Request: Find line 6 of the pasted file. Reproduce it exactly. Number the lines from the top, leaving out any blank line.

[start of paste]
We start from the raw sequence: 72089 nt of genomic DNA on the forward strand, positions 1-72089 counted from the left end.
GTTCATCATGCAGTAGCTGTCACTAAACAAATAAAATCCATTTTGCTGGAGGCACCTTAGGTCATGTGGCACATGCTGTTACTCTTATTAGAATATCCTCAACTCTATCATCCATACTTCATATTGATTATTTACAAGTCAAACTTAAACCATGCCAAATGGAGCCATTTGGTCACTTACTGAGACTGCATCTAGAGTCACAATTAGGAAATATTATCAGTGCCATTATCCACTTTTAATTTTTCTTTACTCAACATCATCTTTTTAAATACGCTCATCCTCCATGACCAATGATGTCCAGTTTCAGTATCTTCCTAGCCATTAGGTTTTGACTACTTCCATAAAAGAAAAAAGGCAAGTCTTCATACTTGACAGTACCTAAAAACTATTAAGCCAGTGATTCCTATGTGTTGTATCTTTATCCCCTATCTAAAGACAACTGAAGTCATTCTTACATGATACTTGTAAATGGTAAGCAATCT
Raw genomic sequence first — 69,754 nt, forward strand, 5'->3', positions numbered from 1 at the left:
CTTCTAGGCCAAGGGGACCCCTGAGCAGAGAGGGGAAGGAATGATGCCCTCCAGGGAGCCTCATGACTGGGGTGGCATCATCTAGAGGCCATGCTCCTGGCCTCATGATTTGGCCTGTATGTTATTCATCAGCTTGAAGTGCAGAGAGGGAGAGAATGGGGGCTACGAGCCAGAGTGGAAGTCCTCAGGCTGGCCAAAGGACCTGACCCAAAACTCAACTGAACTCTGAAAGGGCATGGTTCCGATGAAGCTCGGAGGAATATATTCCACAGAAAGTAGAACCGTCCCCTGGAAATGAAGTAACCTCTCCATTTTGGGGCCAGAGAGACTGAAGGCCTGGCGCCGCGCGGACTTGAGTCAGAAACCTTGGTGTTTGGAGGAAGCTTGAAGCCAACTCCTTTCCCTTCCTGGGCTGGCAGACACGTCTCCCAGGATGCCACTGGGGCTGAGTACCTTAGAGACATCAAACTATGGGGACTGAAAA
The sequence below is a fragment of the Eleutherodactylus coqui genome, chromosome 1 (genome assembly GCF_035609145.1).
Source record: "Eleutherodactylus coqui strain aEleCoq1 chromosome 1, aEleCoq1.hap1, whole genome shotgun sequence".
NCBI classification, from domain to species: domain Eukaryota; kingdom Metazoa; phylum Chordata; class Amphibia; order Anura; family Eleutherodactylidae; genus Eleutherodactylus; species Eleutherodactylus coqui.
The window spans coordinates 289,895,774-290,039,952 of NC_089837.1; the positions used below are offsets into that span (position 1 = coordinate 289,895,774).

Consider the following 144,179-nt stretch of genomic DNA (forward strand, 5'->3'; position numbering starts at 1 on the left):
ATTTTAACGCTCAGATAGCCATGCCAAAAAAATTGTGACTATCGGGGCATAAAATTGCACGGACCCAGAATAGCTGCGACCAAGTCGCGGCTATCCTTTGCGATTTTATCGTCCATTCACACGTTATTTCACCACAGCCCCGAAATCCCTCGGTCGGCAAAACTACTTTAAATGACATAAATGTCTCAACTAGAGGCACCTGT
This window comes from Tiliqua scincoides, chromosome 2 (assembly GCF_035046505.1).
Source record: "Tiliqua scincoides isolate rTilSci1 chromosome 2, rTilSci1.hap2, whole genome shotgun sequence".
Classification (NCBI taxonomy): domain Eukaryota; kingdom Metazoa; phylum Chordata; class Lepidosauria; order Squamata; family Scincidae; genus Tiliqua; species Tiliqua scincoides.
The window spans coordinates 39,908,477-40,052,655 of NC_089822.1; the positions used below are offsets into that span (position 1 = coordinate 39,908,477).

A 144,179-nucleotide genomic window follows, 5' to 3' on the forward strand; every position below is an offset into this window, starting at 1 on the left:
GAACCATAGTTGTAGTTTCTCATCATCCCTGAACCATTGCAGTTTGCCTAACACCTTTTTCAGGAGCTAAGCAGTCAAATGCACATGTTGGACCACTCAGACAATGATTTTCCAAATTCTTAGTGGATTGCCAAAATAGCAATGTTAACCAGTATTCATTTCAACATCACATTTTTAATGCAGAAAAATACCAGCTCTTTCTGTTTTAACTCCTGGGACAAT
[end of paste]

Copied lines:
Source record: "Eleutherodactylus coqui strain aEleCoq1 chromosome 1, aEleCoq1.hap1, whole genome shotgun sequence".